Development sprawls, traffic snarls, smog settles in, racial tensions erupt, the gap between the haves and the have-nots widens. Despite the remarkable economic renaissance of the greater Los Angeles area in recent years, we've got more than enough unfinished public business to tackle.
The question is: Who's going to tackle it?
An increasingly popular lament around town is that all the leaders are gone, and no one seems to know where we'll find the next generation of leadership. It's true. Dramatic changes in the institutional landscape of Los Angeles in the '90s have brought about the disappearance of many of our leading corporate citizens, just as the diversity of the interests to be represented has multiplied into dizzying complexity.
But the hand-wringing is misplaced. It doesn't take an archeologist to find the new leaders to take Los Angeles into the new millennium. The fact is, they're there. What's missing is a civic room in which they can come together.
It wasn't that many years ago that I learned firsthand the breadth and power of the indigenous leadership base of Los Angeles. The LEARN effort brought 635 leaders from labor, civil rights, education, business and more together weekly over a period of six months to hammer out a framework for public school reform. This group--which broke into seven committees ranging from governance to on-site school social services and parental involvement--was analogous to Congress and the state Legislature, where representatives of the people and various interest groups negotiate with each other, in this case to formulate a plan that would best help children achieve.
This wasn't leadership by sound bite or by ceremonial baby-kissing or by public opinion polls. This meant people--most of whom had never talked to one another before--sitting down in the same room, meeting after meeting. It meant giving them a framework in which they could debate passionate differences. It meant occasionally stopping them just short of rolling up their sleeves and coming to blows. It meant demanding that they bring their constituencies along with them down paths they might never have gone but for these meetings.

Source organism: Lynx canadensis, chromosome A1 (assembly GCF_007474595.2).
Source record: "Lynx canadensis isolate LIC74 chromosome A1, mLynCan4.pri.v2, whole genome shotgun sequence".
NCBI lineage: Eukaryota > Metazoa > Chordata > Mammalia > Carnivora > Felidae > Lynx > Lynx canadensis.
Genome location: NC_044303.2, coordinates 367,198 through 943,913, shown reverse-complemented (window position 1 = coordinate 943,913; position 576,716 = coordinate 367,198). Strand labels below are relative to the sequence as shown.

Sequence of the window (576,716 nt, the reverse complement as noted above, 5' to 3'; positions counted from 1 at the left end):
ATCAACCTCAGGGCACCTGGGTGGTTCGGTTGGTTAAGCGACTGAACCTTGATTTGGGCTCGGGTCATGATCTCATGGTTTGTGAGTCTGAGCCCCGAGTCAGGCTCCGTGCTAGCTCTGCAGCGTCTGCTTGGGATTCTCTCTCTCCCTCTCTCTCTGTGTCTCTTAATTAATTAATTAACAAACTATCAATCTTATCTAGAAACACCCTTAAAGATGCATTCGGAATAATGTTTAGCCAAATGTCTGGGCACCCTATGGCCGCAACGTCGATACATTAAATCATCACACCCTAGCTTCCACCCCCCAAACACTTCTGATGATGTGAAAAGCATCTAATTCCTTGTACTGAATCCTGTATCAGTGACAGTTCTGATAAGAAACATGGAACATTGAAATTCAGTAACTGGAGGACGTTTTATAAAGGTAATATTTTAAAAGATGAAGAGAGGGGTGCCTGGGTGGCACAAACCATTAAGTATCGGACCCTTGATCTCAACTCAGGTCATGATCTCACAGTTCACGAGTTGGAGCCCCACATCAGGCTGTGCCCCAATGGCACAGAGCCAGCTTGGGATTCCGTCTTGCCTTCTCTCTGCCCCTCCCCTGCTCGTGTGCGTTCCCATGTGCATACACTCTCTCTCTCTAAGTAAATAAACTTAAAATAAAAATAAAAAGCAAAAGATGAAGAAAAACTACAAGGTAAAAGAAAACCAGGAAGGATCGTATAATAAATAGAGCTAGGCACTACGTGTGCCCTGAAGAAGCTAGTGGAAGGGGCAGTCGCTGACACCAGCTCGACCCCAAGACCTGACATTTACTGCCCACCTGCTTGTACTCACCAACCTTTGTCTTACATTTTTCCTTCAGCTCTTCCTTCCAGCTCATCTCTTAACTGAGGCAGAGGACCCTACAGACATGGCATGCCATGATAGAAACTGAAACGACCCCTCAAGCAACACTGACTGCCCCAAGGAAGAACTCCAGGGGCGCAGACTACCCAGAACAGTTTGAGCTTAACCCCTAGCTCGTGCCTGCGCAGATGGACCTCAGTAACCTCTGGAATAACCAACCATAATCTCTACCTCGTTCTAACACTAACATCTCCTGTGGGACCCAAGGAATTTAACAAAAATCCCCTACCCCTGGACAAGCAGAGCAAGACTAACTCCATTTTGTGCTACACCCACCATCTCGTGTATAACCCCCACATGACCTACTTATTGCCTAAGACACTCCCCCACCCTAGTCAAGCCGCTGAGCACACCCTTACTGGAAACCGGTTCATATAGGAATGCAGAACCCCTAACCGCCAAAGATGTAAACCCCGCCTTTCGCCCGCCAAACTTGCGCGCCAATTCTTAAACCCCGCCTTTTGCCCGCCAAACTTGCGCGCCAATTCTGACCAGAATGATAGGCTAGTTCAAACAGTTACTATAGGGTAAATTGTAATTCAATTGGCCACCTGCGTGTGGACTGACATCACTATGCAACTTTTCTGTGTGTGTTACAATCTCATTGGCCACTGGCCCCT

The result was a plan unanimously adopted by the Los Angeles school board in 1993, one that has fostered a slow but irreversible process of public school reform. Ten years ago, with a teachers' strike underway and distrust rife throughout our community over education issues, no one would have thought any form of consensus for radical change was possible.
Los Angeles can do it again. The leaders are there in hundreds of community-based organizations and labor unions and among a whole new generation of chief executives who now run high technology start-ups, multimedia companies and more. This question is: How do we create a common room to which they can be invited? We need a place that gives them the opportunity to make their leadership legs seaworthy and to learn that leaders from widely divergent segments of our society can agree on common purposes and fashion groundbreaking solutions, whatever their differences in approach or beliefs.
Here's how: First, we remind ourselves that leadership--by which I mean unifying our values to reach a common purpose--is fun. We've just benefited from a generation of corporate CEOs who understood that; another generation, perhaps very different in personality, should be coming along in their wake.
Second, we must give leaders a place to learn how to hold the reins. Los Angeles has terrific and unique training grounds for leadership, whether it's programs like the Coro Foundation or the real-life experience provided daily for the hundreds of members of city boards and commissions.
Third, we must give our new leaders room to make mistakes. You don't plant a garden and then pull up the plants every day to see how the roots are doing. Tough public issues take months--even years--to tackle, as we know from school reform. We need to let potential leaders know that they've got room to work out imperfections without everyone--including the press--jumping down their throats.
Finally, we need the city's established leadership to invite its new and emerging leadership to step forward and dip their toes in the passionately exciting waters of public life. Whether the issue is transportation or hard-core poverty or the quality of life, I believe the LEARN model--in which hundreds of leaders were given a framework and process for public engagement on a critical issue--should be replicated many times over as Los Angeles enters the next century.
We've done it before. We can do it again.